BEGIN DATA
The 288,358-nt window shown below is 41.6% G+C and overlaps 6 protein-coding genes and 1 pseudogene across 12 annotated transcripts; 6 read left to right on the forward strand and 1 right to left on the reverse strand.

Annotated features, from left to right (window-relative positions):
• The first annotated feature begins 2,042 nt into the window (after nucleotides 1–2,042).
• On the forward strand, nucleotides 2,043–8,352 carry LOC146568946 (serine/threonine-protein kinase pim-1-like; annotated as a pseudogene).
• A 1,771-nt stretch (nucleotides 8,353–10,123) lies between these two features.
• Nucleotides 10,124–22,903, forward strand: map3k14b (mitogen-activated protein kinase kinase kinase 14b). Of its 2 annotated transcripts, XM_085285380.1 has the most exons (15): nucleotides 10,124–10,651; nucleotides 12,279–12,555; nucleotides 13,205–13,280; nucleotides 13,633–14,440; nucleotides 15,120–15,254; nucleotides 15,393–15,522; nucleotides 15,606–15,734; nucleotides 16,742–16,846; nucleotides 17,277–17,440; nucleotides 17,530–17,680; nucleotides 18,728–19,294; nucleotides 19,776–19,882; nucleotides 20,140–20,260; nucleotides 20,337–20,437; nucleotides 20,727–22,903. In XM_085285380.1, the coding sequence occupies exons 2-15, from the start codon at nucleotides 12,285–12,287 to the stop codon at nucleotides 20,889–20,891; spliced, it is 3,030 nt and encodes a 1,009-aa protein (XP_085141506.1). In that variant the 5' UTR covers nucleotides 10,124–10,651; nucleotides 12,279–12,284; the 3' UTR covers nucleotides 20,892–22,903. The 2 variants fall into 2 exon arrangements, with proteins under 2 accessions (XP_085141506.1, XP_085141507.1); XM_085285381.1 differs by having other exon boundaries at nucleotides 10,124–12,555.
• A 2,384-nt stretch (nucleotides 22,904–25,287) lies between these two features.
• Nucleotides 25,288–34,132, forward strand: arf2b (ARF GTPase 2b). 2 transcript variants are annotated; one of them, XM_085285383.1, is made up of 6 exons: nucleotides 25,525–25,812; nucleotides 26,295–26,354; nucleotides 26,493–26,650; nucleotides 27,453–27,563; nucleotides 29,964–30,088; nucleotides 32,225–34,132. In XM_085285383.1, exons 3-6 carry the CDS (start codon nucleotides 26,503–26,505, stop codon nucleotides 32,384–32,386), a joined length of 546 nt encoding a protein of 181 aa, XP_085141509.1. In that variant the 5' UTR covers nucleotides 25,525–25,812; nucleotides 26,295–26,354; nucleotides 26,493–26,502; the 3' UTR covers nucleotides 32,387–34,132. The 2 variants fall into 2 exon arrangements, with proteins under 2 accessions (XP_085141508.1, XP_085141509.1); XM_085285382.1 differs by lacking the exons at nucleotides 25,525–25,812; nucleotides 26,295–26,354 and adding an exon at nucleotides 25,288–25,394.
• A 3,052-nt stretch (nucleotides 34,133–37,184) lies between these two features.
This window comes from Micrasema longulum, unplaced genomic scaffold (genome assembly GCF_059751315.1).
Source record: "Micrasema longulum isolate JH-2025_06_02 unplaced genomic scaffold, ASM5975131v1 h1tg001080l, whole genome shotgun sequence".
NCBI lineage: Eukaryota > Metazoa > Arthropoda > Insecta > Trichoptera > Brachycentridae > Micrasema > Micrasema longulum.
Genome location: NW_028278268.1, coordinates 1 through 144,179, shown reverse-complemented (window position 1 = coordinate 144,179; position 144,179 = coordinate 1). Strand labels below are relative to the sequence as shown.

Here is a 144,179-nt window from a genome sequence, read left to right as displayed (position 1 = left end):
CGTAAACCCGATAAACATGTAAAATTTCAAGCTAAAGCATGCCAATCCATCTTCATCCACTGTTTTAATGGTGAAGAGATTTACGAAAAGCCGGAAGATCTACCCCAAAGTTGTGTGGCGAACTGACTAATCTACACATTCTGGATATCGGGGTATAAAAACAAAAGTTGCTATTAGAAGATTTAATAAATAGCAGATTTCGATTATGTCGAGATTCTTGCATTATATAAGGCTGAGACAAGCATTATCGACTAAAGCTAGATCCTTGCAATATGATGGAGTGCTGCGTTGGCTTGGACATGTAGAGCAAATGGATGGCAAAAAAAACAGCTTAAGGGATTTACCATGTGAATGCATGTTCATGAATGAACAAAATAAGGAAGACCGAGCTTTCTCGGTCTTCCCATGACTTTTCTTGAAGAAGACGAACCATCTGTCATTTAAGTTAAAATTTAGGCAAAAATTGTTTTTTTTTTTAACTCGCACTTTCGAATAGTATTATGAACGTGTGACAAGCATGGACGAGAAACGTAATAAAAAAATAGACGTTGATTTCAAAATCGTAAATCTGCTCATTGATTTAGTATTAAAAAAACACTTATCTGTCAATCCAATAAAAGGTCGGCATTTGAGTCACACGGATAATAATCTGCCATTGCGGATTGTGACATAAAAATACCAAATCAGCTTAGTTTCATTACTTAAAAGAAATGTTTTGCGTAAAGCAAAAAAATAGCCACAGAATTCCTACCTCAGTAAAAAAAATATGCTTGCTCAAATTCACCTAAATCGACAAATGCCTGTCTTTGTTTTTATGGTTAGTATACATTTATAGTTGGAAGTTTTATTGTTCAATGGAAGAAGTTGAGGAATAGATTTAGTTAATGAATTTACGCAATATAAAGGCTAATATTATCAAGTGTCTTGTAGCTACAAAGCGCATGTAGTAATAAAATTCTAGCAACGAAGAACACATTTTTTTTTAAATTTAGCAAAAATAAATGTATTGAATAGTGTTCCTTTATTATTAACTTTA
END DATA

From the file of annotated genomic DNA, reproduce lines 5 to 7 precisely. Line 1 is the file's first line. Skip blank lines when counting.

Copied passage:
• A 1,771-nt stretch (nucleotides 8,353–10,123) lies between these two features.
• Nucleotides 10,124–22,903, forward strand: map3k14b (mitogen-activated protein kinase kinase kinase 14b). Of its 2 annotated transcripts, XM_085285380.1 has the most exons (15): nucleotides 10,124–10,651; nucleotides 12,279–12,555; nucleotides 13,205–13,280; nucleotides 13,633–14,440; nucleotides 15,120–15,254; nucleotides 15,393–15,522; nucleotides 15,606–15,734; nucleotides 16,742–16,846; nucleotides 17,277–17,440; nucleotides 17,530–17,680; nucleotides 18,728–19,294; nucleotides 19,776–19,882; nucleotides 20,140–20,260; nucleotides 20,337–20,437; nucleotides 20,727–22,903. In XM_085285380.1, the coding sequence occupies exons 2-15, from the start codon at nucleotides 12,285–12,287 to the stop codon at nucleotides 20,889–20,891; spliced, it is 3,030 nt and encodes a 1,009-aa protein (XP_085141506.1). In that variant the 5' UTR covers nucleotides 10,124–10,651; nucleotides 12,279–12,284; the 3' UTR covers nucleotides 20,892–22,903. The 2 variants fall into 2 exon arrangements, with proteins under 2 accessions (XP_085141506.1, XP_085141507.1); XM_085285381.1 differs by having other exon boundaries at nucleotides 10,124–12,555.
• A 2,384-nt stretch (nucleotides 22,904–25,287) lies between these two features.